Last Thursday’s announcement about Kent Jones and Robert Koehler being hired as dual replacements for outgoing Film Society of Lincoln Center senior programming hotshot Richard Pena can be taken two ways. One, as a resurgence of monk-dweeb power within the FSLC — a return to that somewhat insular, half-sleepy, curated, less-than-dynamic mode that Pena’s stewardship seemed to represent in years past. Or two, as an “exciting” new collaboration with nary a dweeb or monkish thought to be heard, least of all from Jones.

Jones will be the new director of programming of the NY Film Festival and Koehler will serve as year-round programmer for the Film Society of Lincoln Center. They’re both good fellows, extremely bright and knowledgable, etc. But it could be argued that they nonetheless represent a somewhat cloistered aesthetic. I could be wrong, but they seem to represent a return to the way things were before the Scott Foundas esprit de corps of the last two and a half to three years.

I asked a guy who is one of the high falutin’, vaguely crabby, vaguely know-it-all dweeb fraternity, a guy who’s in with the monastic “in” crowd (i.e., Jones, Gavin Smith, Amy Taubin, Koehler, Pena and their friend-supporter Manohla Dargis, film critic for the N.Y. Times). And I basically asked him if he could provide input into a working theory that after two and a half to three years, the cineastes in monk robes are back in power at the FSLC, and that the appearance, at least, of a Foundas flirtation or experiment, if you will, has been dealt a vote of “not yet” and “too soon” and “your time will come.”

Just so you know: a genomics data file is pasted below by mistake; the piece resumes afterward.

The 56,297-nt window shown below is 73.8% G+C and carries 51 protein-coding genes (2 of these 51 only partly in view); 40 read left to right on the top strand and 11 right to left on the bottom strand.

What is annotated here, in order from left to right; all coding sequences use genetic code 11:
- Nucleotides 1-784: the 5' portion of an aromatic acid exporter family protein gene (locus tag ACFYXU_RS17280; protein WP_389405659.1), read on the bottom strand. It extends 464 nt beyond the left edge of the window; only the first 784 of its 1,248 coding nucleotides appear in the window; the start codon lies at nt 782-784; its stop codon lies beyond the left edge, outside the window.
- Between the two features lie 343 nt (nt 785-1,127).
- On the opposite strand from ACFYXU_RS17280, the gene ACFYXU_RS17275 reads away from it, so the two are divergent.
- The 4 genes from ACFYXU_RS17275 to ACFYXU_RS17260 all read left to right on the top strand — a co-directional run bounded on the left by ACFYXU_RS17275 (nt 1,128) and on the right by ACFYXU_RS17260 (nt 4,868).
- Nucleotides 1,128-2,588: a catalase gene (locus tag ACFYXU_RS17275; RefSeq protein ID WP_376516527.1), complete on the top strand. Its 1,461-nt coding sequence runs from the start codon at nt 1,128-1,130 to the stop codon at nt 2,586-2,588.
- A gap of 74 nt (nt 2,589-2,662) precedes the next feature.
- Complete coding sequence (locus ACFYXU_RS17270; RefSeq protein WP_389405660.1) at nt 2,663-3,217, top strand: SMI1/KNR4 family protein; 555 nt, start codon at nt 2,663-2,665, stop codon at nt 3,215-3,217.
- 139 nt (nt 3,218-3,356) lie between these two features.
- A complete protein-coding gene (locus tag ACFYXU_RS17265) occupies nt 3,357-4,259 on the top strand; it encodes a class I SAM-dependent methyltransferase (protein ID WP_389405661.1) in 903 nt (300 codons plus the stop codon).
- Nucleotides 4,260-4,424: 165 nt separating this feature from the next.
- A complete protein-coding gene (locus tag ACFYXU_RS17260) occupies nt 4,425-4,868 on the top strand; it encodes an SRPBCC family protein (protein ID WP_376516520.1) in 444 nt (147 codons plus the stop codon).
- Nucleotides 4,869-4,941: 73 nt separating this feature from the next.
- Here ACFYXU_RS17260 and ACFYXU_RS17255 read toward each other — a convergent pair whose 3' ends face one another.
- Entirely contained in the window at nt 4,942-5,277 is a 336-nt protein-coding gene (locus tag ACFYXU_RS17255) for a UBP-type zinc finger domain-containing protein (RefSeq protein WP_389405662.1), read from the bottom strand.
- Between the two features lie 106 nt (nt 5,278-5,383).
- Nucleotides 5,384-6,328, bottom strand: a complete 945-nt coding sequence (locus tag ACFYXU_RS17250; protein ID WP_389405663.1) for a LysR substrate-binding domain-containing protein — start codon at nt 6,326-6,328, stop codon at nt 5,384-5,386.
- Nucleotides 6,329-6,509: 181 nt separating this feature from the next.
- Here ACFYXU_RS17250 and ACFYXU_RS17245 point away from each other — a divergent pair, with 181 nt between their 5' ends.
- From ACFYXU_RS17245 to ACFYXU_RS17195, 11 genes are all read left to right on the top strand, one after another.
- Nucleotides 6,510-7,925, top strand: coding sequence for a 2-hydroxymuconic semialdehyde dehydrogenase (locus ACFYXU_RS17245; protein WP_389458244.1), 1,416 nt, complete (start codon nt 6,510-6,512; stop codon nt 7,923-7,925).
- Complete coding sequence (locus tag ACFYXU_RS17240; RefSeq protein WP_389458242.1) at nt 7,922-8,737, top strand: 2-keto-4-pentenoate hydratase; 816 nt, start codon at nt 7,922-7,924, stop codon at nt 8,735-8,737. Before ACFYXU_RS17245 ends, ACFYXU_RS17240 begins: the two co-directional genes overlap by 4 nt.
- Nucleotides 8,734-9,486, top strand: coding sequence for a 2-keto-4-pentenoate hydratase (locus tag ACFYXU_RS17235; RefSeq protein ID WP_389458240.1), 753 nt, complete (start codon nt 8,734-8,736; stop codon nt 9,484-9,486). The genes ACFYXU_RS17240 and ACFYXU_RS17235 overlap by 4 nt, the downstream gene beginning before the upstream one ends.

I’ve written all pertinent parties about this and none of them are replying so take this with a grain.

Foundas was never that high on the totem pole — I get that — but he felt to me like the new way and Jones…well, I shouldn’t generalize, should I? Scott’s title is currently Associate Programming Director, but for myself Scott seemed like the most visible face and voice of things during NYFF of 2010, 2011 and 2012.

It seemed to me that it was Scott and NYFF programmer Todd McCarthy who landed The Social Network two years ago (although Jones, I’ve heard, had been nurturing a Fincher relationship beforehand) and in my view they seemed to energize the NYFF out of that cloistered 65th Street dweeb aesthetic — a mode that Pena’s stewardship seemed to nurture in years past.

You can’t deny Scott wasn’t at least highly visible. He introduced all the movies at public and press screenings and did many of the post-screening q & a’s, just as Richard Roud used to do in the old days. He was always at the ready when there was a question. (I never spoke to Pena.) He’s been, to me, the most visible and dynamic guy with FSLC, and now that Jones has the top NYFF job and Koehler has also been hired nobody has said “boo.” Scott’s name hasn’t even been mentioned in the announcement stories about Jones-Koehler.

I gather that Film Society of Lincoln Center executive director Rose Kuo felt she would be safer if she deferred to the established dweebs and in so doing sidestep the arguably risky move of giving the job to the youngish and untested Foundas. For the sake of her own political footing, she did the default thing.

The guy I asked about this basically said “not so fast.” He says things are a little more complicated than the way I understand them. But the well-liked Foundas is cool and in good shape, he said, and is going to keep plugging along in a vital way. And that he’s young and therefore time is on his side, etc. And secondly, he said, Jones is not so dweebish, really, and that he understands the basic drill about showmanship and putting a little rock ‘n’ roll into the NYFF lineup, particularly the opening and closing showcases. And lastly that Jones and Foundas working together is going to be a win-win. Fine.